Wednesday, August 23, 2017

Preaching - It's Not About Style

Battle Creek, Michigan

The apostle Paul once confessed that he was not a great preacher. He wrote:

I may indeed be untrained as a speaker, but I do have knowledge. (2 Cor. 11:6)


And:


When I came to you, I did not come with eloquence or human wisdom as I proclaimed to you the testimony about God. (1 Cor. 2:1)


People fell asleep and died while listening to Paul.


Seated in a window was a young man named Eutychus, who was sinking into a deep sleep as Paul talked on and on. When he was sound asleep, he fell to the ground from the third story and was picked up dead. (Acts 20:9. For the full story see here.)


Early church history describes Paul as "a man little of stature, thin-haired upon the head, crooked in the legs, of good state of body, with eyebrows joining, and nose somewhat hooked, full of grace: for sometimes he appeared like a man, and sometimes he had the face of an angel." ("The Acts of Paul," II.3. For more see Ben Witherington, The Paul Quest, p. 42 ff., "Analyzing Paul's Appearance.") 


If the apostle Paul was alive today, and advertised as a conference speaker, who would go? His promo-photo would look like Sesame Street's "Bert."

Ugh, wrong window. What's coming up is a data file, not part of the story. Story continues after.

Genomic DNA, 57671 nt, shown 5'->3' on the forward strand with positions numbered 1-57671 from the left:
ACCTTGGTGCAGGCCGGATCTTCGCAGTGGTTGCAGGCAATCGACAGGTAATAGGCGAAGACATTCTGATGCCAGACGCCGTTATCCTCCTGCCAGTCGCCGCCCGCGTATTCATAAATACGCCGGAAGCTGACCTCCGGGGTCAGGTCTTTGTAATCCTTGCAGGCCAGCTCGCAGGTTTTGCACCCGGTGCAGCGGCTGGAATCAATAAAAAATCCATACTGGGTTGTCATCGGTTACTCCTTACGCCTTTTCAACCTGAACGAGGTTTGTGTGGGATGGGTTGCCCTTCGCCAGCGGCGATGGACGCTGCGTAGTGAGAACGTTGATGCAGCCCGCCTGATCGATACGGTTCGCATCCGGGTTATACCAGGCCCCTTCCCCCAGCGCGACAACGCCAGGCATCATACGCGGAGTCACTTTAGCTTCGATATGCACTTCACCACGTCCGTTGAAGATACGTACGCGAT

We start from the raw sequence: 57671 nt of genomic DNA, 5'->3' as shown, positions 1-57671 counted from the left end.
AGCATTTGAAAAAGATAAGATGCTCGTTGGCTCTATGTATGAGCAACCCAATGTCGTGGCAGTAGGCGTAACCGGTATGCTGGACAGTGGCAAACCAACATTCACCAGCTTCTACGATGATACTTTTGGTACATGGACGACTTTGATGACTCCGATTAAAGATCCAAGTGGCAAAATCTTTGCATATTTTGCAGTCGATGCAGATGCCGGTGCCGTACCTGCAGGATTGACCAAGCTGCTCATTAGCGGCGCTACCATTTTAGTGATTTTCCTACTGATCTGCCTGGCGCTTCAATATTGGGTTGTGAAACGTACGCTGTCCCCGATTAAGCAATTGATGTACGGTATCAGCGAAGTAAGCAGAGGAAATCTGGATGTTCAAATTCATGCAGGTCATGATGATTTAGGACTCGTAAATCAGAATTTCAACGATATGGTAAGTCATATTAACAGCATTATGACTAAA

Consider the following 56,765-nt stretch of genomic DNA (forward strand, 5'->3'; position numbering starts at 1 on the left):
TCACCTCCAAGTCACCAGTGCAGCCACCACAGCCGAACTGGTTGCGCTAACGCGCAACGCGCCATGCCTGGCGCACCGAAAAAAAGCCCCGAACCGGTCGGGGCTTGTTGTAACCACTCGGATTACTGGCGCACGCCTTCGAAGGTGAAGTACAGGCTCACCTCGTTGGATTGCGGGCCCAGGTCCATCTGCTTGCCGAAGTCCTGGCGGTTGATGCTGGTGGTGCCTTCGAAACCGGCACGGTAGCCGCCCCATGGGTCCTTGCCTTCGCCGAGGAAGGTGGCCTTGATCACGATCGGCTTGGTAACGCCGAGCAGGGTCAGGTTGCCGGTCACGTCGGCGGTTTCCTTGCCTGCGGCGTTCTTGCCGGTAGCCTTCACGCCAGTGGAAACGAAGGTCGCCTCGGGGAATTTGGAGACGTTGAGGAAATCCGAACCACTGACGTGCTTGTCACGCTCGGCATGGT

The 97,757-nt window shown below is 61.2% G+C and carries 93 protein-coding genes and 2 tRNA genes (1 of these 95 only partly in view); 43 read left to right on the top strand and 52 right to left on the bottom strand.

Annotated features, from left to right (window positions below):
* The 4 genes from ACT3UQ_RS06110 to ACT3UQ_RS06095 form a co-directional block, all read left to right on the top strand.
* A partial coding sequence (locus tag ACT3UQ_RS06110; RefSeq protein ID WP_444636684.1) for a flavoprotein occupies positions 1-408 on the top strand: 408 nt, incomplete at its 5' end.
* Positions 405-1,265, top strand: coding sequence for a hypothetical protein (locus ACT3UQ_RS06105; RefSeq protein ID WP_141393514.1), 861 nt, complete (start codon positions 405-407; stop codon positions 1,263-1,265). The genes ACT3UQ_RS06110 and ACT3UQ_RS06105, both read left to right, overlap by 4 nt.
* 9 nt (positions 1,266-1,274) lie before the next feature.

Paul knew that all he brought to the preaching table was the message of the good news of Jesus, and the power of God. He writes:



My message and my preaching were not with wise and persuasive words, but with a demonstration of the Spirit’s power, so that your faith might not rest on human wisdom, but on God’s power. (1 Cor. 2:4-5)
So preachers, take heart! Preaching that God uses to move the hearts of people cannot be about style. Forego spending money on the face lift, the hair transplant, and the nose reconstruction. Don't spend money on those tight jeans. The only thing I suggest is: trim your eyebrows, please. I won't be able to look at you if you have a pair of feather dusters on your brow. Your people will be distracted if you look like you just walked off the set of "The Lord of the Rings."
Tim Keller writes:
"Preaching is compelling to young secular adults not if preachers use video clips from their favorite movies and dress informally and sound sophisticated, but if the preachers understand their hearts and culture so well that listeners feel the force of the sermon’s reasoning, even if in the end they don’t agree with it."